The Donnelly Act, N.Y. Gen. Bus. L. § 340 (McKinneys 1991), was modeled on the Sherman Act, see State v. Mobil Oil Corp., 38 N.Y.2d 460, 381 N.Y.S.2d 426, 344 N.E.2d 357 (1976), and generally is construed in accordance with the federal Act. Anheuser-Busch, Inc. v. Abrams, 71 N.Y.2d 327, 335, 520 N.E.2d 535, 539, 525 N.Y.S. 2d 816, 820 (1988). Plaintiff has failed to identify any "State policy [or] differences in the statutory language or the legislative history" that would justify construing the Donnelly Act differently from the Sherman Act in this case. See id. In fact, New York courts also have recognized the necessity of identifying the relevant product market. See, e.g., Creative Trading Co. v. Larkin-Pluznick-Larkin, Inc., 136 A.D.2d 461, 462, 523 N.Y.S.2d 102, 103 (1st Dep't. 1988). Therefore, plaintiff's claim under New York law is dismissed also for the reasons outlined above.
Re-Alco's copyright claim alleges that plaintiff is about to go into the business of publishing Growing Healthy manuals, apparently identical copies of defendants' manuals, and seeks a declaration that plaintiff would not be infringing defendant's copyright. Plaintiff relies rather imprecisely on the theory that the manuals were in the public domain and that NCHE improperly obtained a copyright on them.
Plaintiff has failed to allege that NCHE is not the author of the Growing Healthy curriculum as copyrighted or that its contributions to that curriculum were either nonexistent or trivial within the meaning of copyright case law. Therefore, plaintiff fails to state a cognizable claim. Even if plaintiff had stated a valid claim for copyright invalidation, plaintiff would not be entitled to a declaratory judgment because it has failed to allege the imminence of its production. Moreover, because plaintiff has failed to plead adequately its claim for copyright invalidity, it cannot now get a declaratory judgment that its manuals, which apparently will be identical copies of NCHE's Growing Healthy books, will not infringe defendant NCHE's copyright.
Plaintiff bears the burden proof to overcome the prima facie validity of NCHE's copyright. See Plymouth Music Co. v. Magnus Organ Corp., 456 F. Supp. 676, 679 (S.D.N.Y. 1978). Plaintiff bears a heavy burden because copyright law, unlike patent law, recognizes protectable originality at a very low threshold, including works that reproduce or derive from information, material, or previous works in the public domain. Alfred Bell & Co. v. Catalda Fine Arts, Inc., 191 F.2d 99, 102-103 (2d Cir. 1951). The Court in Alfred Bell specifically noted that compilations are "noticeable examples" of the fact that "originality . . . means little more than a prohibition of actual copying." Id. Therefore, "[a] copy of something in the public domain will support a copyright if it is a distinguishable variation." Id.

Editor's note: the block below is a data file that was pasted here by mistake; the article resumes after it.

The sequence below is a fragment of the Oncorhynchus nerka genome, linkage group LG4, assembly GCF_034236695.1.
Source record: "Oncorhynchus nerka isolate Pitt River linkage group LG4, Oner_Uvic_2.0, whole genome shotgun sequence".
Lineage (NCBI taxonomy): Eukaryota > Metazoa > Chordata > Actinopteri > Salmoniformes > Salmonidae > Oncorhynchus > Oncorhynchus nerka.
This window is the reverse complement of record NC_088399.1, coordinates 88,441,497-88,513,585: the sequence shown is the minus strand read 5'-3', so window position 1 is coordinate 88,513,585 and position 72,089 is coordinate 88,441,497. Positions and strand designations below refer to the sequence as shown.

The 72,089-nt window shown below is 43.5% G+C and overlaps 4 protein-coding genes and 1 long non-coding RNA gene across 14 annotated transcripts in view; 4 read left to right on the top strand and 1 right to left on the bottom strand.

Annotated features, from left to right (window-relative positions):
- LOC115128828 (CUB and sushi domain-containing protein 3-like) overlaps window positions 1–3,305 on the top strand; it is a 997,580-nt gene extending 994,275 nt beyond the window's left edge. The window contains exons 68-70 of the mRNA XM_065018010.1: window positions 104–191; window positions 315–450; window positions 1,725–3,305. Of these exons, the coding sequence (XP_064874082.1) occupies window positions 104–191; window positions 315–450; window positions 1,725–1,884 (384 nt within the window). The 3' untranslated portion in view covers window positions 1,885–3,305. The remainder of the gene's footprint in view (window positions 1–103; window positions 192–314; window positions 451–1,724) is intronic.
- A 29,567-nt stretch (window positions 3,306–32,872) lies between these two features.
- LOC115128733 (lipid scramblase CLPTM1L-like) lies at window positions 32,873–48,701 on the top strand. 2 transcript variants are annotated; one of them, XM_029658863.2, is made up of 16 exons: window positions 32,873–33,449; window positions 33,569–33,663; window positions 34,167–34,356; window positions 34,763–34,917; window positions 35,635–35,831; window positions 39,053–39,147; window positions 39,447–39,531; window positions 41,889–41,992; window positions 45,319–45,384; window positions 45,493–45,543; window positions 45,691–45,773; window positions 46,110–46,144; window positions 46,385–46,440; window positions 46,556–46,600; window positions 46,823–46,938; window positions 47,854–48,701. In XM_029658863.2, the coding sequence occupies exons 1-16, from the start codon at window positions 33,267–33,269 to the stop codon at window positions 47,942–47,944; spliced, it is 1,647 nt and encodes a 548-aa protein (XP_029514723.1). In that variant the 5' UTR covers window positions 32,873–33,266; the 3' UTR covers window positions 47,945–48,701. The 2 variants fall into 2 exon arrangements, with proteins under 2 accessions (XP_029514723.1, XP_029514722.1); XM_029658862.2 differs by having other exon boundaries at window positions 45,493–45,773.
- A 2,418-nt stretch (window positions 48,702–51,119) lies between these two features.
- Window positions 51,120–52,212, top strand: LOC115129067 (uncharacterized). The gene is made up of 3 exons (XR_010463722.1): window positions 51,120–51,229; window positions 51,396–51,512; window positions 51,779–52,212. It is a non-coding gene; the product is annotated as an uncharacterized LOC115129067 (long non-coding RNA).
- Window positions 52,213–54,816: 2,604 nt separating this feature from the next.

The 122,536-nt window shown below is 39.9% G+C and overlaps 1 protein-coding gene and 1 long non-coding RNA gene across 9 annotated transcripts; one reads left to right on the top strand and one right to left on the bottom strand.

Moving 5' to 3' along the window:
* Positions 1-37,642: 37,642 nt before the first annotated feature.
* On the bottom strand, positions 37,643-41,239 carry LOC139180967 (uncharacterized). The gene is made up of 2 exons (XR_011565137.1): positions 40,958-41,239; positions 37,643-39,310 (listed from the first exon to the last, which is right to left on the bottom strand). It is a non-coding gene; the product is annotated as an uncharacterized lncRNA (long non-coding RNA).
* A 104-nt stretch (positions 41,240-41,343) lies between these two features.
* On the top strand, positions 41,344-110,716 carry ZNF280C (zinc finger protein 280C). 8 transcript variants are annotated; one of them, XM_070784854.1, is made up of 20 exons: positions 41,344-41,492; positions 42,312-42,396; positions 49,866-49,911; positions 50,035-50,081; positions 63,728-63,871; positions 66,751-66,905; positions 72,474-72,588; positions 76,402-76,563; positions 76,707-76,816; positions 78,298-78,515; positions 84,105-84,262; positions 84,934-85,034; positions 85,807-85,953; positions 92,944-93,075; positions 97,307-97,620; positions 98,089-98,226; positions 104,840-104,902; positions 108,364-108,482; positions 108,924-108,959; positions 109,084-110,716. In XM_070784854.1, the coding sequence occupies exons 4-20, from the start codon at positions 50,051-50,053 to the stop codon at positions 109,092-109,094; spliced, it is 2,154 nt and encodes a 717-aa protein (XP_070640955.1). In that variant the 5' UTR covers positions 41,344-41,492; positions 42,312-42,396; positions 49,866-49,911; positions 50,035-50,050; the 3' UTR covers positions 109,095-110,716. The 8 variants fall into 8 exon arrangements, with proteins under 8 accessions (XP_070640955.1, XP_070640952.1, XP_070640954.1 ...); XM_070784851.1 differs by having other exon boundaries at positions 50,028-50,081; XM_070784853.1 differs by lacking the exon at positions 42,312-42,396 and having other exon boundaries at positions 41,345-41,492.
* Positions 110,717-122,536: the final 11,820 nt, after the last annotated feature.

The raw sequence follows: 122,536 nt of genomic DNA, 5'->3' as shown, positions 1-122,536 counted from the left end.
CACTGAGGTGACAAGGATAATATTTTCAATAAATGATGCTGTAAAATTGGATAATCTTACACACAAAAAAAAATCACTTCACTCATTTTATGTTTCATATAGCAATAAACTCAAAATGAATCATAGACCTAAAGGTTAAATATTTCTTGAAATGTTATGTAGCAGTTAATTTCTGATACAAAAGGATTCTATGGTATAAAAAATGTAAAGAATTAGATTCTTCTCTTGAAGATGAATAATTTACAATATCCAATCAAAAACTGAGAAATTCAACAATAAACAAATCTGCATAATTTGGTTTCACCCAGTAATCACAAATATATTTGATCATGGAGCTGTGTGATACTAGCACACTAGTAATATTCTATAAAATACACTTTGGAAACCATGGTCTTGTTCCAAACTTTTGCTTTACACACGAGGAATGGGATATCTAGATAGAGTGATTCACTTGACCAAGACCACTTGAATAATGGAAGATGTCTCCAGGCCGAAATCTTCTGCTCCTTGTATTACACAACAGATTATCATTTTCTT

Although Alfred Bell involved a reproduction of a mezzotint, the principles enunciated there by the Second Circuit are applicable to compilations and derivative works such as the books at issue in the case at hand. A copyright is invalid only if the subject work shows no originality -- that is, if the copyrighted work is in no way a "distinguishable variation" on something already in the public domain. Alfred Bell, 191 F.2d at 102-103. "All that is needed for a finding of sufficient originality is a 'distinguishable variation' that is not merely trivial, even if the copyrighted work is based on prior copyrighted or public domain works." Merritt Forbes & Co. v. Newman Invest. Secur., Inc., 604 F. Supp. 943, 951 (S.D.N.Y. 1985) (citations omitted). Further, the "selection and ordering of particular facts or elements" can provide the basis for a finding of originality. Id. (citations omitted). See also Weissmann v. Freeman, 868 F.2d 1313, 1321 (2d Cir. 1989), (holding district court erred in finding copyright invalid where derivative work that evolved from prior works jointly authored involved rearrangement and a few new additions), cert. denied, 493 U.S. 883, 107 L. Ed. 2d 172, 110 S. Ct. 219 (1989), citing Wainwright Secur., Inc. v. Wall Street Transcript Corp., 558 F.2d 91, 95-96 (2d Cir. 1977), cert. denied, 434 U.S. 1014, 54 L. Ed. 2d 759, 98 S. Ct. 730 (1978); Key Publications, Inc. v. Chinatown Today Pub. Enterprises, Inc., 945 F.2d 509 (2d Cir. 1991) (holding sufficient originality existed in selection and ordering of information in Chinese-American telephone directory).